On the other side, The Women’s March on Versailles was one of the earliest and most significant events of the French Revolution. The march began among women in the marketplaces of Paris who, on the morning of 5 October 1789, were near rioting over the high price and scarcity of bread. Their demonstrations quickly became intertwined with the activities of revolutionaries who were seeking liberal political reforms and a constitutional monarchy for France. The market women and their various allies grew into a mob of thousands and, encouraged by revolutionary agitators, they ransacked the city armory for weapons and marched to the Palace of Versailles. The crowd besieged the palace and in a dramatic and violent confrontation they successfully pressed their demands upon King Louis XVI. The next day, the crowd compelled the king, his family, and most of the French Assembly to return with them to Paris. These events effectively ended the independent authority of the king. The march symbolized a new balance of power that displaced the ancient privileged orders of the French nobility and favored the nation’s common people, collectively termed the Third Estate. Bringing together people representing disparate sources of the Revolution in their largest numbers yet, the march on Versailles proved to be a defining moment of that Revolution. To conclude, the series of events that transformed the French colony of Saint-Domingue into the independent nation of Haiti lasted from 1791 to 1804, and the French revolution lasted around ten years, from 1789 until 1799. They both were around the same time, both successful, but had some differences between them such as racial, leadership, also economically different.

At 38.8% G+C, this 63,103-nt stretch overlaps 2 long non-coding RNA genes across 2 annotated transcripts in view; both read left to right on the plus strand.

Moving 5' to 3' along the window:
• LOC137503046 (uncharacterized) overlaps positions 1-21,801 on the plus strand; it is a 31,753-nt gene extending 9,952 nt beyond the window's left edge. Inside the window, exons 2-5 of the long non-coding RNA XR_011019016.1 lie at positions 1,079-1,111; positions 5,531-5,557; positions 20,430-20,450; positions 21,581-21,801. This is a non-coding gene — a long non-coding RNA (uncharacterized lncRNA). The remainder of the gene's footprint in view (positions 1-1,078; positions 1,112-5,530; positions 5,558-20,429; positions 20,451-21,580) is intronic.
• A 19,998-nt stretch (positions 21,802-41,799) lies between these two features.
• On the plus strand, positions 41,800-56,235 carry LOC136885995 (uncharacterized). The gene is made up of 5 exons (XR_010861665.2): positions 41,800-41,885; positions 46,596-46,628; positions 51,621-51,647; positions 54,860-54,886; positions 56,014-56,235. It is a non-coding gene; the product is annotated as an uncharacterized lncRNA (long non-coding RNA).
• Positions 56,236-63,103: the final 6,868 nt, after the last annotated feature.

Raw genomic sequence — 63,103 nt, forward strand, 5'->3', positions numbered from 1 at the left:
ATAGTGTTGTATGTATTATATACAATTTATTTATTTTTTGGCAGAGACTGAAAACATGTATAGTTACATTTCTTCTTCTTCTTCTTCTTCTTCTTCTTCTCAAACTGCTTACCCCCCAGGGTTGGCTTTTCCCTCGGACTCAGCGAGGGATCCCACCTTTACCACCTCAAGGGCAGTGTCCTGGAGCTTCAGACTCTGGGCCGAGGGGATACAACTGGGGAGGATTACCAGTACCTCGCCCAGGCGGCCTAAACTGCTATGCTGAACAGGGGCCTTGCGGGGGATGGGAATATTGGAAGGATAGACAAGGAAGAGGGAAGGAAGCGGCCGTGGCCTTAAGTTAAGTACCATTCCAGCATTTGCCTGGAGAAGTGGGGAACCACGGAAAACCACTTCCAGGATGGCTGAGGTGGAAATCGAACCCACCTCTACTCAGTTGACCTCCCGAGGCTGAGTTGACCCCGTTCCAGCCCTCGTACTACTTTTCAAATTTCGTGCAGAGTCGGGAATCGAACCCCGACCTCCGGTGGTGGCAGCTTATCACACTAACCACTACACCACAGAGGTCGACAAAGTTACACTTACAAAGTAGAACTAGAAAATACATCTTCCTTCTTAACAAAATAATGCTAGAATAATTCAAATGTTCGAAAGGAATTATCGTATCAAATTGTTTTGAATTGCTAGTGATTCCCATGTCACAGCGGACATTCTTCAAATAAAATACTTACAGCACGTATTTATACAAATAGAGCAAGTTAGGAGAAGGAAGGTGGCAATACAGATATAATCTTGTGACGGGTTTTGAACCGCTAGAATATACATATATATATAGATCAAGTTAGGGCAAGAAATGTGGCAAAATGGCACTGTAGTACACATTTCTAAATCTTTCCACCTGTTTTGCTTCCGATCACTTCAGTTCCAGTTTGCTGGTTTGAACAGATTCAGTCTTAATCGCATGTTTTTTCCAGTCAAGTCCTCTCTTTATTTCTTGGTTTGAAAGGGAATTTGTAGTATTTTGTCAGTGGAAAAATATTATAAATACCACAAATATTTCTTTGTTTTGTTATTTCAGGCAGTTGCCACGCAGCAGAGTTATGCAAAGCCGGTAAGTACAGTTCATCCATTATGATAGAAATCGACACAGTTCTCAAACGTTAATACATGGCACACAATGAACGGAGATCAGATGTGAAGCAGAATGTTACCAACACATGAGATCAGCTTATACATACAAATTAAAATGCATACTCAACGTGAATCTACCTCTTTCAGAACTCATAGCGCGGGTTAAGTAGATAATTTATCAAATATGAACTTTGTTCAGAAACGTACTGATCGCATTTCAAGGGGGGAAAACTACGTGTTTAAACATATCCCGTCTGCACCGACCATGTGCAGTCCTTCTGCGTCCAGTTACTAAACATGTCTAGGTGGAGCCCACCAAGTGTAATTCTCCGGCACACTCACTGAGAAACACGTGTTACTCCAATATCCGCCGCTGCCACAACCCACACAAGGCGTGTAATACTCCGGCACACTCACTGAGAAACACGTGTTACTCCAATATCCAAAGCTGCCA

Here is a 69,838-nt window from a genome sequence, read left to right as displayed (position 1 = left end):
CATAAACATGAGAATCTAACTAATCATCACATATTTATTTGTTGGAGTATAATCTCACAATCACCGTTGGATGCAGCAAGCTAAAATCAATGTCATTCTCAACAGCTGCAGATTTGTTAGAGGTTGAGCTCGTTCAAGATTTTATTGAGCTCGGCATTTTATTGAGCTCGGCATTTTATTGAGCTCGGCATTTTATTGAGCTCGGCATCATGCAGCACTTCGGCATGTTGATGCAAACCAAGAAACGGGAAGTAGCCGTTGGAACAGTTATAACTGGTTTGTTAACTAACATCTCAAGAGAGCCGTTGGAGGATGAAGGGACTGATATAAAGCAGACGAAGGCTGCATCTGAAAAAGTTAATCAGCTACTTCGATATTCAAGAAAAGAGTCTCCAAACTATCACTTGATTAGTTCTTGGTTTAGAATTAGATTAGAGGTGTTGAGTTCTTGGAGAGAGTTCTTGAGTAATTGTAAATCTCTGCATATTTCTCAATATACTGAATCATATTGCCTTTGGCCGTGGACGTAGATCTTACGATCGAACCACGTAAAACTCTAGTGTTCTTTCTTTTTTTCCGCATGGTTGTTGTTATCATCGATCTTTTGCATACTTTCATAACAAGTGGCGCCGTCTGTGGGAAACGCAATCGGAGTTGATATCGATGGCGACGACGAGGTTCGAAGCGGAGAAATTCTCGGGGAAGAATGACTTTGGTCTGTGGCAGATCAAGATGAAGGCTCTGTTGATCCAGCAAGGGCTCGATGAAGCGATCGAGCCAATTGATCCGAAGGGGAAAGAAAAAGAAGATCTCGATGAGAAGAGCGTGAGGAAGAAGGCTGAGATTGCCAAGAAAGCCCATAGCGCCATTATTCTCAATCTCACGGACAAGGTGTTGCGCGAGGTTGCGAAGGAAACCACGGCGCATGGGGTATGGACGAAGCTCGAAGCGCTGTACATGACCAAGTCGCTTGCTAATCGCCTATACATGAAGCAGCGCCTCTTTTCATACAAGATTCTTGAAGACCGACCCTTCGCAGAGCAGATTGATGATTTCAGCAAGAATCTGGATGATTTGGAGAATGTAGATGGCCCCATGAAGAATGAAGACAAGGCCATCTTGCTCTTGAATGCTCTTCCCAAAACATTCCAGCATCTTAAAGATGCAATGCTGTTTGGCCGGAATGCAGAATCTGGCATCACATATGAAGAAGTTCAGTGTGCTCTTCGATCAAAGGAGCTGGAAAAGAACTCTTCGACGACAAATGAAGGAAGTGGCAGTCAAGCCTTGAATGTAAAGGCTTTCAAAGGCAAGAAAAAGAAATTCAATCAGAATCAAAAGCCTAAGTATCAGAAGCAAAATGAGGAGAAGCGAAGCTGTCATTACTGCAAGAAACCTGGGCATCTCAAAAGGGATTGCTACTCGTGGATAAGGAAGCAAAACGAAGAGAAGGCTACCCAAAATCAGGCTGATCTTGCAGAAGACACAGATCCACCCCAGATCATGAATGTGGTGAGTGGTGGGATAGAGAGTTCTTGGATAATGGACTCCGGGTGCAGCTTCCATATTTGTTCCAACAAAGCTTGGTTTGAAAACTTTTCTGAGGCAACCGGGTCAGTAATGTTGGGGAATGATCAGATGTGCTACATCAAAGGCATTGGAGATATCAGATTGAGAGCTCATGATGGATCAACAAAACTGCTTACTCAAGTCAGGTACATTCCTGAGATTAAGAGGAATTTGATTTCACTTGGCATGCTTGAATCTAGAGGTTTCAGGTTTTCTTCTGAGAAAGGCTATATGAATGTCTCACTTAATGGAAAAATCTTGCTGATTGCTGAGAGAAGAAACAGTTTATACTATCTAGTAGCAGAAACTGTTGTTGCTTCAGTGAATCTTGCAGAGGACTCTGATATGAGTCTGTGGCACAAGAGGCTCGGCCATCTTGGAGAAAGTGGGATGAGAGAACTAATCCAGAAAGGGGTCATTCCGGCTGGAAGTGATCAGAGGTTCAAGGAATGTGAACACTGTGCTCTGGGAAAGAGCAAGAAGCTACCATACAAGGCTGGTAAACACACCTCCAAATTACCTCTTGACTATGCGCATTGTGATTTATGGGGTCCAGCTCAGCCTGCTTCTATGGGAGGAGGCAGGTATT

Popkin, Jeremy D.. A concise history of the Haitian revolution. Malden, MA: Wiley-Blackwell, 2012. Print. ” World at War: Understanding Conflict and Society – Username.” World at War: Understanding Conflict and Society – Username. http://worldatwar.abc-clio.com/Search/Display/1469759?terms=haitian+revolution (accessed May 26, 2013). “Jean-Jacques Dessalines (emperor of Haiti) — Encyclopedia Britannica.” Encyclopedia Britannica. http://www.britannica.com/EBchecked/topic/159337/ (accessed May 26, 2013). Mikaberidze, Alexander . ” World at War: Understanding Conflict and Society – Username.” World at War: Understanding Conflict and Society – Username. N.p., n.d. Web. 29 May 2013. . Hugo, Victor. Les misérables. New York: Modern Library, 1992. Print. french revolution.” Gale Virtual Reference Library. N.p., n.d. Web. 27 May 2013.